Students question safety in South Side

Written By Virginia Garner

Multiple reports taking place in various locations stated that the sounds of babies crying or young children pleading for help have been playing outside of peoples’ homes, including in Pittsburgh’s Southside neighborhood. It is speculated that the recordings are being used to lure people out of their homes into dangerous or life-threatening situations.

Recently, reports coming from Southside residents stated that they heard recordings of the sounds being played outside their own residences. Upon opening the front door, no infants or children were seen. When investigated, police were unable to find evidence of children ever being present or in distress in the vicinity.

Accounts of recordings used to lure naive victims into an area where they could be kidnapped or harmed are not new. One report from Baton Rouge, La. from 2003 came from a woman who claimed Derrick Todd Lee, known as the Baton Rouge serial killer, used the recordings as an attempt to kidnap and murder her. A connection to the serial killer was never officially established, but the woman who reported the incident was left unharmed.

In 2010, another woman from Farmville, N.C., described a similar scene; recordings of a baby crying were played outside her home to lure her into a potential kidnapping or murder. After calling local police, the woman said she saw a mysterious man walking away from her property. The police, once again, could not find any evidence of foul play or criminal activity in the vicinity.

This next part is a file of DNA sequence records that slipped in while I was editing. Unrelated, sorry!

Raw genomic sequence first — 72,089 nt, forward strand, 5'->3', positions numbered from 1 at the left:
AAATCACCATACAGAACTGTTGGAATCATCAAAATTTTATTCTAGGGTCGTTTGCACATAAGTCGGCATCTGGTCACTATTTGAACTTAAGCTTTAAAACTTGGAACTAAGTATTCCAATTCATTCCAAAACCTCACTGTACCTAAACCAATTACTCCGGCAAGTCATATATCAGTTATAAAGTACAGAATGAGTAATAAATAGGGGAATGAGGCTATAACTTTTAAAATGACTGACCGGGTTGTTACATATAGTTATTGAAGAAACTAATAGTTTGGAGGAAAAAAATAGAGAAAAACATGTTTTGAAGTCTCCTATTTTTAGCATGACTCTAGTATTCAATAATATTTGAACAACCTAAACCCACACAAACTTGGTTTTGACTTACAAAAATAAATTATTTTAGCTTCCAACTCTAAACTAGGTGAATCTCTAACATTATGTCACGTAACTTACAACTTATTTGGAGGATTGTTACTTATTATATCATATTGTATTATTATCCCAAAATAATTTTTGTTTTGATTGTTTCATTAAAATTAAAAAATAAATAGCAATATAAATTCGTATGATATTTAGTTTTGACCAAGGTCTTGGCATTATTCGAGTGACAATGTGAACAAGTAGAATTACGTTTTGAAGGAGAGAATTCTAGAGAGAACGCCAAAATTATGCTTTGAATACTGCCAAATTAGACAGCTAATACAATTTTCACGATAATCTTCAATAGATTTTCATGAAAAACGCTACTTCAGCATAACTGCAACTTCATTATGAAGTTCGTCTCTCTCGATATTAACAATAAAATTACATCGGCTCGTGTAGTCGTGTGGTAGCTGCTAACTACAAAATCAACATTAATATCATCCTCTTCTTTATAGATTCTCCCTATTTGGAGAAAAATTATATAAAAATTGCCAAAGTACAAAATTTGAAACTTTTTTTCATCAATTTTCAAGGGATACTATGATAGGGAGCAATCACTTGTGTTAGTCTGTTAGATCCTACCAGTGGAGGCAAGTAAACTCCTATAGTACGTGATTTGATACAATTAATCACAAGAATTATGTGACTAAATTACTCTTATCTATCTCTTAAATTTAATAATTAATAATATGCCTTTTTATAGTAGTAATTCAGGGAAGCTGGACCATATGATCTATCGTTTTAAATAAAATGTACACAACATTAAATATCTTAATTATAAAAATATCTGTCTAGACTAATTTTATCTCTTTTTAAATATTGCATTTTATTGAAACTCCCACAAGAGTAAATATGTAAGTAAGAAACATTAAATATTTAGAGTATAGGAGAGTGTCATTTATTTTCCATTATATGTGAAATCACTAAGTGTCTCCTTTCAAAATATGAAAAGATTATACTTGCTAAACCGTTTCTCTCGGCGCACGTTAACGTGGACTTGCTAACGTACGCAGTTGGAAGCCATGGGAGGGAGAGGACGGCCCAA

Beginning in 2019, and occurring most recently within the first month of 2020, numerous reports of similar sounds playing outside residences began rising in Pittsburgh’s Southside neighborhood, a hub of popular restaurants, stores, local businesses and homes.

In addition to the nightlife, the Southside is an affordable option and an optimal location for young college students attending city universities to live. Mya Comstock, a freshman at Point Park University, frequents Southside to go shopping, see movies and eat at local restaurants. However, she now questions her safety visiting the neighborhood.

“I go to Southside by myself all the time, and have never felt in danger at all or ever felt threatened,” Comstock said. “But after seeing these horrific reports on the news, I feel like I need to take extra measures to keep myself and my friends safe. From now on, I’m definitely going to bring a friend with me or look for things to do in other neighborhoods.”

These recordings could be used to attract empathetic and naive victims looking to help a child. People are urged by police to call 911 immediately and not take matters into their own hands, and instead allow law enforcement to handle the situation to ensure the safety of all involved. Police are declining to comment on the issue at this time.

“It makes me so sad; Southside is such a cool area,” Comstock said. “I really hope nothing like this starts happening in the Downtown area. I would be devastated if anyone was ever harmed in this type of situation.”